This post was written jointly with Daniel Kontowski.
We often criticise universities, but do we ever pause to think what an ideal one would look like? Earlier this month we had a rare opportunity as doctoral students to participate in a “search conference” together with around 30 other higher education scholars. This conference, which took place at the Danish School of Education in Copenhagen, officially kicked off the project called “European Universities – Critical Futures”. The aim of the project is to address the question “What are the future roles of universities in creating social and regional integration in Europe, in a shifting global context?”.
What is a search conference?
We were in a good company: Not only were there researchers in all career stages, there was Professor Davydd Greenwood, who has a vast knowledge and experience of conducting search conferences and action research in organisations, communities and, not least, universities. As he writes together with Morten Levin: “A search conference is ‘a work form for participatory planning and design. The aim of search conference techniques is to allow for collective planning and design of actions aimed at solving problems directly relevant to the people involved. It is a collective process of inquiry, creating learning options for all those participating, moving from plans to concrete actions.” (p. 136).
And that’s what we were doing. A search conference consists of several different stages, starting from the creation of something called “shared history” and ending in discussions about future collaboration. For us who were in Copenhagen these stages spread across three days. While this felt a very short period of time for everything we wanted to discuss, there were some extremely interesting moments during these days. Our personal favourite was an exercise called “Keep, drop, create”. In small groups, we had to create three lists:
- What to keep in current universities / HE research?
- What to drop from current universities / HE research?
- What to create for future universities / HE research?
Here are the results:
Keep: quality, community, diversity, FREEDOM!
Despite all the dissatisfaction with our work, when we started thinking about it there were actually quite a lot of things we liked in academia or in our work. And that is extremely important to keep in mind, as the existing features of universities are the ones on top of which we build new features. This is the “keep list” we created (though not necessarily agreed on):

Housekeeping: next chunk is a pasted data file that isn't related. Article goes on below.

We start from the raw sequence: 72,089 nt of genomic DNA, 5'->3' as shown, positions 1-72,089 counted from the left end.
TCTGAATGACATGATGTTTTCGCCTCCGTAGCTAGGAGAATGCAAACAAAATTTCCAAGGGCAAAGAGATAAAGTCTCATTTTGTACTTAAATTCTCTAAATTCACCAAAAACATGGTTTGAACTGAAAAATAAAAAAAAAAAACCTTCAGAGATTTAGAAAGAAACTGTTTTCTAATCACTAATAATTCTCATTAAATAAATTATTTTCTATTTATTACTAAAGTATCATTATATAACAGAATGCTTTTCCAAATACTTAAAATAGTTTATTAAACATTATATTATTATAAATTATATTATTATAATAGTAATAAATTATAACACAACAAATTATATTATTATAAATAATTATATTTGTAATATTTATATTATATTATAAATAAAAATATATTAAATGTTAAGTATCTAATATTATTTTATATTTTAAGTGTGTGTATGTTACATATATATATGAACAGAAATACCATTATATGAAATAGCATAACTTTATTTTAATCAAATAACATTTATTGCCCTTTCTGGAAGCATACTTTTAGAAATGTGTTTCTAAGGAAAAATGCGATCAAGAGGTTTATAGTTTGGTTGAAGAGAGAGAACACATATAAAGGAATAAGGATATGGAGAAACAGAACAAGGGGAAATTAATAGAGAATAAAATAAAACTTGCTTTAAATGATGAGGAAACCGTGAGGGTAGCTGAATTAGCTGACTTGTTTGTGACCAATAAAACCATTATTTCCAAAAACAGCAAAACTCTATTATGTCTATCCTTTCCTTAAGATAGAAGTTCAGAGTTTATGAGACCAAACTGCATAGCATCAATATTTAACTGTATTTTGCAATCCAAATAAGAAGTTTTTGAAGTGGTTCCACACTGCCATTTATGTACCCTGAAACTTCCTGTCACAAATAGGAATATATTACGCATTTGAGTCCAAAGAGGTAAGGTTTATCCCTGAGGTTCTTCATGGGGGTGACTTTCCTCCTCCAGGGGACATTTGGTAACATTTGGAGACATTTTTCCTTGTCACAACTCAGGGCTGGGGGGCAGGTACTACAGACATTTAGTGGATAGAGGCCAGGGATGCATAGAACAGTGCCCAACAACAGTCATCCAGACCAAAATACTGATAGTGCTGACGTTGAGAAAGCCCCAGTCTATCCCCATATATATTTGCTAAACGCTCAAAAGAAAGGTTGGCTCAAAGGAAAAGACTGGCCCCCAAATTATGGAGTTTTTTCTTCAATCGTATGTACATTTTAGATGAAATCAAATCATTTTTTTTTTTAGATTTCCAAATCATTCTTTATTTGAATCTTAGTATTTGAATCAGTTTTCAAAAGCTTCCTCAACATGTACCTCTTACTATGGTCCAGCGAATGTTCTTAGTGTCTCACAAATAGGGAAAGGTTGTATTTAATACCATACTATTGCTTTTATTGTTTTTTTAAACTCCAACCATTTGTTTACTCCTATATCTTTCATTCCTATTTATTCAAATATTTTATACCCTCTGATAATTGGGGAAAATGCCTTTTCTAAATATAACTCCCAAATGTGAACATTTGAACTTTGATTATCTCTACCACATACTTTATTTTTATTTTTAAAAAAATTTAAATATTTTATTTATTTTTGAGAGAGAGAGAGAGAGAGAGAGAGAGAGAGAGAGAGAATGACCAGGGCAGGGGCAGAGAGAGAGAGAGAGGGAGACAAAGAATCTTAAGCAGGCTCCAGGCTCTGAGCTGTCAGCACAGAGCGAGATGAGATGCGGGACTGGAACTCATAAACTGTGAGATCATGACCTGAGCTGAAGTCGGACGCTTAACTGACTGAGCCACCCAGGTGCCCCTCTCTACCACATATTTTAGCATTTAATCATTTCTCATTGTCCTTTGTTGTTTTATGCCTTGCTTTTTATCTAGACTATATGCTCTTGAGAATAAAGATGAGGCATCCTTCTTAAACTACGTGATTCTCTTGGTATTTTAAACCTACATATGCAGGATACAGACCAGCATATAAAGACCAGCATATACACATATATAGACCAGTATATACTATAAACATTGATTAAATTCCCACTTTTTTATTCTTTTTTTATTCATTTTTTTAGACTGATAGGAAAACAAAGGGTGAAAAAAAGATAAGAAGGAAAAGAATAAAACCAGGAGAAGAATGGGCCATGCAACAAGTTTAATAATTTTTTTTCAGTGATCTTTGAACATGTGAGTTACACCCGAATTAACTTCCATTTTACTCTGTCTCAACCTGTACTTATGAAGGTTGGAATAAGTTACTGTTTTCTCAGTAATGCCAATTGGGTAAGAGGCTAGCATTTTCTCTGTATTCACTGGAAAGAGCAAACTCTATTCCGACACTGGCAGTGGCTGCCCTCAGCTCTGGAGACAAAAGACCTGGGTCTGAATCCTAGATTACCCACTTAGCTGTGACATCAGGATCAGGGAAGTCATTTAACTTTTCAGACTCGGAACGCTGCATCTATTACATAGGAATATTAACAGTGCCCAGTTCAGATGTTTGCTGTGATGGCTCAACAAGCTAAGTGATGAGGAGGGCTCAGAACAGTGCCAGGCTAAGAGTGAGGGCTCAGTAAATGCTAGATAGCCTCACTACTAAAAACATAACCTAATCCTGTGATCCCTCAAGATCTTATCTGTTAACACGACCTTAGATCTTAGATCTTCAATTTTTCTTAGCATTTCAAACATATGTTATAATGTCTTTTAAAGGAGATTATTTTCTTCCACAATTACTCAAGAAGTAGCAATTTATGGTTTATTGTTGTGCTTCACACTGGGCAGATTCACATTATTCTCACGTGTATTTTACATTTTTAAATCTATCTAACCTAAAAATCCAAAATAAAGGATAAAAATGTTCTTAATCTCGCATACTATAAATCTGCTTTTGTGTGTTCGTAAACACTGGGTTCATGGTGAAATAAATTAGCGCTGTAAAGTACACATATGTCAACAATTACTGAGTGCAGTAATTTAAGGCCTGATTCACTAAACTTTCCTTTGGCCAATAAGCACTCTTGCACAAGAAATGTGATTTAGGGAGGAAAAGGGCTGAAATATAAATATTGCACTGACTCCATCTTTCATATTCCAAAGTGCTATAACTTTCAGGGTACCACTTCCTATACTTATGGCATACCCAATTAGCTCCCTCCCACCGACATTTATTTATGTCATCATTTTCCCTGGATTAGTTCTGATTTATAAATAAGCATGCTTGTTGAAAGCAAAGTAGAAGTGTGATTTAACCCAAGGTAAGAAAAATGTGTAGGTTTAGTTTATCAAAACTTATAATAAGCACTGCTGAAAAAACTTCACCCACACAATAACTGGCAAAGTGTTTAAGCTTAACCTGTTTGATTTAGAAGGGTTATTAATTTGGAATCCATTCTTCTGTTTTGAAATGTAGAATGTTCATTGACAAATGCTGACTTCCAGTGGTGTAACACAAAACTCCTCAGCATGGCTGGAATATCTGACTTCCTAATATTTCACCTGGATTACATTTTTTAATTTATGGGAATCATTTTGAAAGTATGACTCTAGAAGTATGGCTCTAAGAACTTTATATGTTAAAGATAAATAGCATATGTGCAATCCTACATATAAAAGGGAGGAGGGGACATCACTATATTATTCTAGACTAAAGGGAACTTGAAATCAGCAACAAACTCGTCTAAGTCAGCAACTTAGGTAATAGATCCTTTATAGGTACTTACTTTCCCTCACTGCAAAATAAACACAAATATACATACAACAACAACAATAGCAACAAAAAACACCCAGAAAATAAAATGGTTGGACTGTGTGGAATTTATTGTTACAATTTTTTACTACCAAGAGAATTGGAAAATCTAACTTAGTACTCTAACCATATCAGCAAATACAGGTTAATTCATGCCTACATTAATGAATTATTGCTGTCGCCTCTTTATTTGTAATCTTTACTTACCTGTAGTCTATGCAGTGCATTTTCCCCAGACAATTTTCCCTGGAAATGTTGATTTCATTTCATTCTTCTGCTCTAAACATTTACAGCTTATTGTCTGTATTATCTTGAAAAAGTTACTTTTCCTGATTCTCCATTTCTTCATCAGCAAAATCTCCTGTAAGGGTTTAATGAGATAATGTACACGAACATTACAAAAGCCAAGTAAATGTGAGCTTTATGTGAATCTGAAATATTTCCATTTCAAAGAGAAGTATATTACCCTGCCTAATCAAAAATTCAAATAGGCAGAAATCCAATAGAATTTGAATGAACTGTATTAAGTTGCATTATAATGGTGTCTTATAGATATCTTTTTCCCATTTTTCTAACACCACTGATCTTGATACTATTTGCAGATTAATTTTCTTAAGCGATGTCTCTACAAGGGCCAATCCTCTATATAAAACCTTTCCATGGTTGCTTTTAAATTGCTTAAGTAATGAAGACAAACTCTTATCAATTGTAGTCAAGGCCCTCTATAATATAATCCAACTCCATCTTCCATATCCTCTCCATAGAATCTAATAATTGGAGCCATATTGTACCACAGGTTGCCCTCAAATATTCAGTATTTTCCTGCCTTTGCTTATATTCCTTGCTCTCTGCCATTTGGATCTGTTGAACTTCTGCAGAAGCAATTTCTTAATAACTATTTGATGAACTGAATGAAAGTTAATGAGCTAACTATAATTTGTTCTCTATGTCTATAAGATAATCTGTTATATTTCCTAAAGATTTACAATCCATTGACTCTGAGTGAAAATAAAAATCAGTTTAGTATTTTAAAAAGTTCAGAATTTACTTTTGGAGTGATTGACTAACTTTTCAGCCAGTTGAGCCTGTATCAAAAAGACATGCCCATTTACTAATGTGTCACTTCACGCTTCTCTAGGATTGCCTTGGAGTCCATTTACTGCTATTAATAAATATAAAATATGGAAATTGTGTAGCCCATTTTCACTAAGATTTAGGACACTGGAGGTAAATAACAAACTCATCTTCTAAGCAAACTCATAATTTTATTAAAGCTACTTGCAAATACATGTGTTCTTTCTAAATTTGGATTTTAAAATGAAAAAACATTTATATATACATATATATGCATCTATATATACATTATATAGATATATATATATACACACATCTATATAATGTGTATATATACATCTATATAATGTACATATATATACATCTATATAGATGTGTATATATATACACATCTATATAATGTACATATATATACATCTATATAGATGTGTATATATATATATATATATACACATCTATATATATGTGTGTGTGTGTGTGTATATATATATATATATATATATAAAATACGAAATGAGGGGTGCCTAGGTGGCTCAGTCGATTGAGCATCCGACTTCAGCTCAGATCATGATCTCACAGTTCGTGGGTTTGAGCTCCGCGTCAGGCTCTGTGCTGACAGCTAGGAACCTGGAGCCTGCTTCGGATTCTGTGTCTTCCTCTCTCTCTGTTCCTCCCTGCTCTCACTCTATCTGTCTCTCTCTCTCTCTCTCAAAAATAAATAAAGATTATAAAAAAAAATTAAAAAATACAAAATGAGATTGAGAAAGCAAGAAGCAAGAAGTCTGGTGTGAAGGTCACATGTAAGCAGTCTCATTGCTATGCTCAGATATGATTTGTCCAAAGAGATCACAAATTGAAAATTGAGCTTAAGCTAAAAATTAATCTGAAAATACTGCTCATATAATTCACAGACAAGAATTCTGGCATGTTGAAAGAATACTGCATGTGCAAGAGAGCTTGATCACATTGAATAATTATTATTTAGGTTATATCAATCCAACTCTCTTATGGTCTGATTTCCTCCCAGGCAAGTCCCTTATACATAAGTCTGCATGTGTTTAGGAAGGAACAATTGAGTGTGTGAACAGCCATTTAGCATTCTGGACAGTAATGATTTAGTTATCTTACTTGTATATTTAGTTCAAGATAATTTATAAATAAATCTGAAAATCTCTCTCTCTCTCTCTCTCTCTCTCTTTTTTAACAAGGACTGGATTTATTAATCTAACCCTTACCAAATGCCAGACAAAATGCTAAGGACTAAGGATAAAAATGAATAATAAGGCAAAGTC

Drop: numbers, “excellence”, consumer/profit-oriented thinking
When we got to the “drop” part, people’s frustrations started emerging. Despite that, we still had a lot of fun when opening up about these frustrations to each other. This is what the “drop list” finally looked like:
Create: “better”, “more”, “new”
The best part of the entire exercise, however, was to brainstorm how our ideal university and higher education system or research would look like in the future. What was particularly inspiring was the fact that there were many ideas, much more than in the two first lists. Many of them also seemed to be based on existing structures or practices, starting with the words “more” or “better”. This, we gathered, means that we’re already doing something right but there’s room for improvement.
Of course, some of the items on the lists above are highly dependent on the country or institution the person who wrote it down is working in. However, finding agreement and to create an exclusive list for any of the three categories wasn’t the purpose of the exercise. Instead, this was meant to be a task among a few others to start discussing the potential futures of European universities. In this, we thought it was quite successful.
With the help of these three lists we then began creating larger categories, which later on helped us form thematic discussion groups. Within these groups we then started to plan possible avenues for future collaboration. While we can’t yet know where all this will lead to, it was certainly an interesting way of trying to make sense of what it is we’re trying to accomplish.
The list might, of course, look very different if there had been a different group of thirty other HE researchers in the room, or a group of people representing entirely different disciplines.
What would you keep, drop, and create?
Melina Aarnikoivu is a doctoral student at the Centre for Applied Language Studies at the University of Jyväskylä, Finland. Her dissertation is a nexus analysis of becoming a scholar. Her work can be found at ResearchGate.
Daniel Kontowski studies liberal arts education in contemporary Europe as a PhD student at the University of Winchester (UK). He is a co-founder of the European Liberal Arts Initiative (ELAI). You can follow Daniel on Twitter.